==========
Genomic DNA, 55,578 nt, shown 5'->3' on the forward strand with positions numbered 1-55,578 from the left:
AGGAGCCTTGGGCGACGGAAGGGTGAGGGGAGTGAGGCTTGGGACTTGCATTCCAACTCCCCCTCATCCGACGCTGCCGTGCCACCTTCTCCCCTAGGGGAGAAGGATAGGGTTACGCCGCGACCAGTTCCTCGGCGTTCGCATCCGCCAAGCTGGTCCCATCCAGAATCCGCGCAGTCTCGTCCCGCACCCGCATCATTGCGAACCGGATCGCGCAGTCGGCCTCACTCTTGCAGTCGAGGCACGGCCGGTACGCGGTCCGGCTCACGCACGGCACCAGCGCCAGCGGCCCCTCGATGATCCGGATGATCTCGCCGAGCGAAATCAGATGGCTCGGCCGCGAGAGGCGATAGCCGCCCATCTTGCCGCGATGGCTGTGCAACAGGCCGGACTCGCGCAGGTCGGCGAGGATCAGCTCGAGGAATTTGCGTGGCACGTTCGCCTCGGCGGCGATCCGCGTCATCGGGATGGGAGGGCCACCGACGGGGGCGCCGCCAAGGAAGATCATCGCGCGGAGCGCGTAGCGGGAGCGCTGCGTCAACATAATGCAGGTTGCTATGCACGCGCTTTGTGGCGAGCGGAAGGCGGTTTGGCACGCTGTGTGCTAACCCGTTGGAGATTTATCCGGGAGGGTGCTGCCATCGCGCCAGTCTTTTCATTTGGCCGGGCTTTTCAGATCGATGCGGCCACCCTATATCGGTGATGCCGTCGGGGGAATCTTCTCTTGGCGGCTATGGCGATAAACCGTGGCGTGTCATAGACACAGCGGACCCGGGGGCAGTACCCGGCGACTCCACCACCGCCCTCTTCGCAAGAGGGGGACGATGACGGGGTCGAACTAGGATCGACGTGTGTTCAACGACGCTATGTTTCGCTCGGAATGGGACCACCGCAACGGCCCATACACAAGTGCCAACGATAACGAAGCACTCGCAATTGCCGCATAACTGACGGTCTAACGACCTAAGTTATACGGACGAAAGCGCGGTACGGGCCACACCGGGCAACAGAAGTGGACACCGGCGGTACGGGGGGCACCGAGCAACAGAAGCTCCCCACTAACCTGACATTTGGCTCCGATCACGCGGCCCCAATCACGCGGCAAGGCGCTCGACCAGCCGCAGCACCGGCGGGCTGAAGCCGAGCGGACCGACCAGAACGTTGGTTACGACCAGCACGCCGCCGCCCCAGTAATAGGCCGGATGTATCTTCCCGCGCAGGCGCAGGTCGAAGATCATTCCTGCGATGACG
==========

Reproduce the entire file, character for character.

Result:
Genomic DNA, 55,578 nt, shown 5'->3' on the forward strand with positions numbered 1-55,578 from the left:
AGGAGCCTTGGGCGACGGAAGGGTGAGGGGAGTGAGGCTTGGGACTTGCATTCCAACTCCCCCTCATCCGACGCTGCCGTGCCACCTTCTCCCCTAGGGGAGAAGGATAGGGTTACGCCGCGACCAGTTCCTCGGCGTTCGCATCCGCCAAGCTGGTCCCATCCAGAATCCGCGCAGTCTCGTCCCGCACCCGCATCATTGCGAACCGGATCGCGCAGTCGGCCTCACTCTTGCAGTCGAGGCACGGCCGGTACGCGGTCCGGCTCACGCACGGCACCAGCGCCAGCGGCCCCTCGATGATCCGGATGATCTCGCCGAGCGAAATCAGATGGCTCGGCCGCGAGAGGCGATAGCCGCCCATCTTGCCGCGATGGCTGTGCAACAGGCCGGACTCGCGCAGGTCGGCGAGGATCAGCTCGAGGAATTTGCGTGGCACGTTCGCCTCGGCGGCGATCCGCGTCATCGGGATGGGAGGGCCACCGACGGGGGCGCCGCCAAGGAAGATCATCGCGCGGAGCGCGTAGCGGGAGCGCTGCGTCAACATAATGCAGGTTGCTATGCACGCGCTTTGTGGCGAGCGGAAGGCGGTTTGGCACGCTGTGTGCTAACCCGTTGGAGATTTATCCGGGAGGGTGCTGCCATCGCGCCAGTCTTTTCATTTGGCCGGGCTTTTCAGATCGATGCGGCCACCCTATATCGGTGATGCCGTCGGGGGAATCTTCTCTTGGCGGCTATGGCGATAAACCGTGGCGTGTCATAGACACAGCGGACCCGGGGGCAGTACCCGGCGACTCCACCACCGCCCTCTTCGCAAGAGGGGGACGATGACGGGGTCGAACTAGGATCGACGTGTGTTCAACGACGCTATGTTTCGCTCGGAATGGGACCACCGCAACGGCCCATACACAAGTGCCAACGATAACGAAGCACTCGCAATTGCCGCATAACTGACGGTCTAACGACCTAAGTTATACGGACGAAAGCGCGGTACGGGCCACACCGGGCAACAGAAGTGGACACCGGCGGTACGGGGGGCACCGAGCAACAGAAGCTCCCCACTAACCTGACATTTGGCTCCGATCACGCGGCCCCAATCACGCGGCAAGGCGCTCGACCAGCCGCAGCACCGGCGGGCTGAAGCCGAGCGGACCGACCAGAACGTTGGTTACGACCAGCACGCCGCCGCCCCAGTAATAGGCCGGATGTATCTTCCCGCGCAGGCGCAGGTCGAAGATCATTCCTGCGATGACG